Why BSP is tightening rules on real estate investments


Posted at Jan 19 2015 10:12 AM | Updated as of Jan 19 2015 06:12 PM

MANILA – More developers have been enticing buyers to purchase properties by no longer requiring them to pay the 20 percent downpayment.

However, financial adviser Salve Duplito said that what most people don’t realize is that the 20 percent downpayment rule is their protection from foreclosure, lightens mortgage, and reduces pressure on cash flow.

The downpayment requirement is also a litmus test of whether you’re financially ready to buy a house.

“Without a 20 percent downpayment, buying a house seems more achievable. But there’s a high likelihood that’s an illusion buyers will discover as the years go by. And the result of that illusion—foreclosure—can be very painful,” she said on ANC’s “On The Money.”

The aggressive selling strategy of waiving the 20 percent downpayment requirement is one of the factors in the US financial crisis in 2008.

The Bangko Sentral ng Pilipinas (BSP) is tightening its regulations regarding this strategy as well as other aspects of real estate lending in efforts to keep the country’s financial sector healthy.

“That is part of the regulatory review we are doing because we want to be sure that credit underwriting standards are being maintained,” said Dr. Johnny Ravalo, BSP assistant governor.

The BSP is also reviewing contract-to-sell financing deals of real estate developers.

Contract-to-sell financing is a scheme that involves removing downpayment, and allowing buyers to pay in installment but with a balloon payment within a couple of years.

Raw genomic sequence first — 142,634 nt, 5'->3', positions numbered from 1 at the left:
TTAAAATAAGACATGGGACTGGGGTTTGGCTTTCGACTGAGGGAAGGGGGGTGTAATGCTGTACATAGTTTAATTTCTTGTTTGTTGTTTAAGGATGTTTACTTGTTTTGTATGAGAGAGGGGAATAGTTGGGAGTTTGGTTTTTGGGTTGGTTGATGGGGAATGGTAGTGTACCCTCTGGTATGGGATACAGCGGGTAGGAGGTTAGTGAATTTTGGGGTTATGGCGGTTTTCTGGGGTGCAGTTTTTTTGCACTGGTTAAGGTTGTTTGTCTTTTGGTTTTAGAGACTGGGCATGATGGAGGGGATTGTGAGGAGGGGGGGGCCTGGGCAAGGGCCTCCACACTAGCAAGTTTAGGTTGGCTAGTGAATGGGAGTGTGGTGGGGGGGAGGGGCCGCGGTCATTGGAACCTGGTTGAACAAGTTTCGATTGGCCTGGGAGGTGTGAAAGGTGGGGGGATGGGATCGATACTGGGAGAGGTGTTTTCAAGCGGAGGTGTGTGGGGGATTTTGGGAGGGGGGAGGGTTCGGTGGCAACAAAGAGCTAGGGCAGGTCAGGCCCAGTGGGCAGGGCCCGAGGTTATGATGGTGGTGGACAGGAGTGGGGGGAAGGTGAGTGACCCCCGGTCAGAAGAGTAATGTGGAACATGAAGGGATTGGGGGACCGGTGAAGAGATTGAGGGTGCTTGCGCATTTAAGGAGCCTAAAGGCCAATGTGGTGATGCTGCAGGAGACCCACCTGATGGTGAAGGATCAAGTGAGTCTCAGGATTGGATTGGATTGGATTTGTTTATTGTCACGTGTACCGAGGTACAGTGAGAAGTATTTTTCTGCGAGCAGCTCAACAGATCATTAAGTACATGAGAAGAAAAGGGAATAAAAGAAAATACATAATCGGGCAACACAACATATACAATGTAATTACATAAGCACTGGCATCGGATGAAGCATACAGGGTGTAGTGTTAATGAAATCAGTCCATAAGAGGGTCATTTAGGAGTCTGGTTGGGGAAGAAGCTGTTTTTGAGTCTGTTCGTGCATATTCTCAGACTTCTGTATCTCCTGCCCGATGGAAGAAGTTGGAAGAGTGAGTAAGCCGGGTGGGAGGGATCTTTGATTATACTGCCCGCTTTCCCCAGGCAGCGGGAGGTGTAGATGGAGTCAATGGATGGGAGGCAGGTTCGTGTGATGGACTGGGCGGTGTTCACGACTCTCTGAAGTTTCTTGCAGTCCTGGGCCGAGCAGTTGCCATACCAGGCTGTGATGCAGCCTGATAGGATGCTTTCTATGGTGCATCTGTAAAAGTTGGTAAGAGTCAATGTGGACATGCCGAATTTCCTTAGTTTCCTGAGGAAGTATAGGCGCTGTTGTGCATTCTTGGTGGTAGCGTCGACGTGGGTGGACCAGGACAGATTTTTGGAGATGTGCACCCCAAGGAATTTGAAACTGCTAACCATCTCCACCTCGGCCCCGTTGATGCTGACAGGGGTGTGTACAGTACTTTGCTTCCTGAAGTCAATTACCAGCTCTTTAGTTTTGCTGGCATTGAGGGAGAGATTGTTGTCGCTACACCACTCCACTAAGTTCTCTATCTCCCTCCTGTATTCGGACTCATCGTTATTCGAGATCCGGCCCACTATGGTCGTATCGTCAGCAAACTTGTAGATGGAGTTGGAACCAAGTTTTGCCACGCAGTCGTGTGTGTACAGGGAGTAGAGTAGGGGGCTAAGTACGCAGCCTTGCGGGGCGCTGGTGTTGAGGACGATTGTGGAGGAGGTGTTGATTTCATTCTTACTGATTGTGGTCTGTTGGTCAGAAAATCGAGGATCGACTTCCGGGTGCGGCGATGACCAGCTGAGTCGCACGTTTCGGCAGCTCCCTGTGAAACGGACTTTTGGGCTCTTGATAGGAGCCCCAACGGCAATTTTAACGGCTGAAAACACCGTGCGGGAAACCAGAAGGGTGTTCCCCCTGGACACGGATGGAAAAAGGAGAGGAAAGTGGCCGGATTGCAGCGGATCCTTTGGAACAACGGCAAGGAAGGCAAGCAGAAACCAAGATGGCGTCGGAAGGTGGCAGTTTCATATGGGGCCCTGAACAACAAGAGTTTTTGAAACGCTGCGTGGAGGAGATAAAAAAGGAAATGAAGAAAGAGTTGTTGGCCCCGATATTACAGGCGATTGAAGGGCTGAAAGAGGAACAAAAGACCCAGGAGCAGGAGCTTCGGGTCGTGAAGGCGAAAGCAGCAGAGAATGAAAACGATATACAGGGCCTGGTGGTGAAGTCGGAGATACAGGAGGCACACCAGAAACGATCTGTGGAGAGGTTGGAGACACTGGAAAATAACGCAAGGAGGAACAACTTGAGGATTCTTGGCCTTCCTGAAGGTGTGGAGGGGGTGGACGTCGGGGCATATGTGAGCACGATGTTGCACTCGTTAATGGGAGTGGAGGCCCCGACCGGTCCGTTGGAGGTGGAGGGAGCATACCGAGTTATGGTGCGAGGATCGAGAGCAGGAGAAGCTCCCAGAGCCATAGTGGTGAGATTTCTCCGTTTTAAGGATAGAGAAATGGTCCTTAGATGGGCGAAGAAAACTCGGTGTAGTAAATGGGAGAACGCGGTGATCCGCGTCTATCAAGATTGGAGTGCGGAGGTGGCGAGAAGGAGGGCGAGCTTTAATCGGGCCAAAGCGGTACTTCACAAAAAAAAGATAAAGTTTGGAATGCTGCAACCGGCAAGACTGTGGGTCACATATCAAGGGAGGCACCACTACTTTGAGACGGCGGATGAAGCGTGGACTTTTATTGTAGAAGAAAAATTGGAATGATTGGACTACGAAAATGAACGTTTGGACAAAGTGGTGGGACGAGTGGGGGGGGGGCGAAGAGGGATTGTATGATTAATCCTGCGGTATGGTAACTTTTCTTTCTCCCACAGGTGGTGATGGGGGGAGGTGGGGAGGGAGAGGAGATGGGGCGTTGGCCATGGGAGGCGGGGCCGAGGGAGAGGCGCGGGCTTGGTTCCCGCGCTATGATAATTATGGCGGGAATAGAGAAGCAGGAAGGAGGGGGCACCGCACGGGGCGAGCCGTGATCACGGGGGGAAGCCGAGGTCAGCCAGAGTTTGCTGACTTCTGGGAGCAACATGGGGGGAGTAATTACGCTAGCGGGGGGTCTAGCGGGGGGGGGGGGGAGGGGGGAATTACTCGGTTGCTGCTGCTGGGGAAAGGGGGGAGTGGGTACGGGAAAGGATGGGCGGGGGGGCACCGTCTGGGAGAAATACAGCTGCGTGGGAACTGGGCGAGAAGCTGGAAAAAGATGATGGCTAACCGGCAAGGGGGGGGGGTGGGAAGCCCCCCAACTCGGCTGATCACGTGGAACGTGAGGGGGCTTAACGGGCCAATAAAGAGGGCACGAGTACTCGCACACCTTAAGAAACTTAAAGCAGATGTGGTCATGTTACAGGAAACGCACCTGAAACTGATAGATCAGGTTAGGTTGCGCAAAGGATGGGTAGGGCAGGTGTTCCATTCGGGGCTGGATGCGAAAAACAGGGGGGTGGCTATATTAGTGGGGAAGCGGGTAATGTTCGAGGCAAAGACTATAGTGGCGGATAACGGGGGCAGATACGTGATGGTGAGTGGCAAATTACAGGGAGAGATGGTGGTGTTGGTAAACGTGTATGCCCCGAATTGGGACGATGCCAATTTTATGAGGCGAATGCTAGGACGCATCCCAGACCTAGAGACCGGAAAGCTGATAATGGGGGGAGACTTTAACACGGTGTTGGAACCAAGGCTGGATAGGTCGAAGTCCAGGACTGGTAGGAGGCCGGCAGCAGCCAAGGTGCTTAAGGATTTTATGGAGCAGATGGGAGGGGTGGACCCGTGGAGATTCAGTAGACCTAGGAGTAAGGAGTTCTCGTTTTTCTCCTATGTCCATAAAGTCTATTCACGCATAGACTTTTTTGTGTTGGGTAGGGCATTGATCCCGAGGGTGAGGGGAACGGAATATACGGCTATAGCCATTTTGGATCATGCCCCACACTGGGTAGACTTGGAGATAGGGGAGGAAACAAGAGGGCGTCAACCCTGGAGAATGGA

The developer then sells the receivables to the bank.

Ravalo said the BSP has set a minimum standard of 1 year before a developer can sell the receivable to a financial institution.

“We are undertaking a new review whether it needs to be tightened a little bit more, given what we are seeing as the supply side of the market. An individual cannot simply go to the developer, get a unit, and then the developer next day turns around and sells it to the bank. It has to go to an aging process so there is track record that the individual has a capacity to pay. Only then, there’s a minimum period for that, can the developer go to a bank and try to sell,” he said.

The BSP is also tightening regulations in terms of prioritizing cash flow and capacity to pay rather than collateral in credit evaluation.

Ravalo also said that the regulator is tightening disclosure rules as well as monitoring data and compliance.

He added that demand for real estate seems to be less an issue now than before due to the country’s demographic.

The important signs that the BSP is looking at in real estate is the capacity of individuals to pay their loans; how well banks can find good borrowers; and what recourse a person has when he falls into financial distress.

“If you want to keep the economy healthy, stay away from those no downpayment deals, which make it harder overtime for you to pay off your property,” Duplito said.